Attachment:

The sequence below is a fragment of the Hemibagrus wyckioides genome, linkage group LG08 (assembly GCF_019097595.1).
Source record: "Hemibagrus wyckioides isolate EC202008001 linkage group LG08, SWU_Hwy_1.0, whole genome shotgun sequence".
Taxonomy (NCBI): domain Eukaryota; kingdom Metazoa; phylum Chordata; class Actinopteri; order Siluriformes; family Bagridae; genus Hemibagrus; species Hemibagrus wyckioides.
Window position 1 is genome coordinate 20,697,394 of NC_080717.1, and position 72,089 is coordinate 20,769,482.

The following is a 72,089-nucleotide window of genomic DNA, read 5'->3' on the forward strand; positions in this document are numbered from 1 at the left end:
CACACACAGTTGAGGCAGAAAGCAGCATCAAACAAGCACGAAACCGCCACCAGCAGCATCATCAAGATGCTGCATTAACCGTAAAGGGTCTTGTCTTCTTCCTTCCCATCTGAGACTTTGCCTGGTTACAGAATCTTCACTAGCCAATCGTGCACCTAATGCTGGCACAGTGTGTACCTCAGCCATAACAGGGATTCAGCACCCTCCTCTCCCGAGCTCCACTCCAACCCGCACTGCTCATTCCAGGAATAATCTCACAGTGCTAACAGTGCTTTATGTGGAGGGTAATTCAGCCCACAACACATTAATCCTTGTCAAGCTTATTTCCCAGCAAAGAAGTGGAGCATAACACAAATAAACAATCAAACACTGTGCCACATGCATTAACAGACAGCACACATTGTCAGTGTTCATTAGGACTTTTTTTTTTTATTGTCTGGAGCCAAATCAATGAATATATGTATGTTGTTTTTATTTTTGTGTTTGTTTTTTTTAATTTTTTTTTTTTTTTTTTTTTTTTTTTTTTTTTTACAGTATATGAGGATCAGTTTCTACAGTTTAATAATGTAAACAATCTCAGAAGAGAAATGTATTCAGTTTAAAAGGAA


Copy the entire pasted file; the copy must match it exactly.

The sequence below is a fragment of the Hemibagrus wyckioides genome, linkage group LG08 (assembly GCF_019097595.1).
Source record: "Hemibagrus wyckioides isolate EC202008001 linkage group LG08, SWU_Hwy_1.0, whole genome shotgun sequence".
Taxonomy (NCBI): domain Eukaryota; kingdom Metazoa; phylum Chordata; class Actinopteri; order Siluriformes; family Bagridae; genus Hemibagrus; species Hemibagrus wyckioides.
Window position 1 is genome coordinate 20,697,394 of NC_080717.1, and position 72,089 is coordinate 20,769,482.

The following is a 72,089-nucleotide window of genomic DNA, read 5'->3' on the forward strand; positions in this document are numbered from 1 at the left end:
CACACACAGTTGAGGCAGAAAGCAGCATCAAACAAGCACGAAACCGCCACCAGCAGCATCATCAAGATGCTGCATTAACCGTAAAGGGTCTTGTCTTCTTCCTTCCCATCTGAGACTTTGCCTGGTTACAGAATCTTCACTAGCCAATCGTGCACCTAATGCTGGCACAGTGTGTACCTCAGCCATAACAGGGATTCAGCACCCTCCTCTCCCGAGCTCCACTCCAACCCGCACTGCTCATTCCAGGAATAATCTCACAGTGCTAACAGTGCTTTATGTGGAGGGTAATTCAGCCCACAACACATTAATCCTTGTCAAGCTTATTTCCCAGCAAAGAAGTGGAGCATAACACAAATAAACAATCAAACACTGTGCCACATGCATTAACAGACAGCACACATTGTCAGTGTTCATTAGGACTTTTTTTTTTTATTGTCTGGAGCCAAATCAATGAATATATGTATGTTGTTTTTATTTTTGTGTTTGTTTTTTTTAATTTTTTTTTTTTTTTTTTTTTTTTTTTTTTTTTTACAGTATATGAGGATCAGTTTCTACAGTTTAATAATGTAAACAATCTCAGAAGAGAAATGTATTCAGTTTAAAAGGAA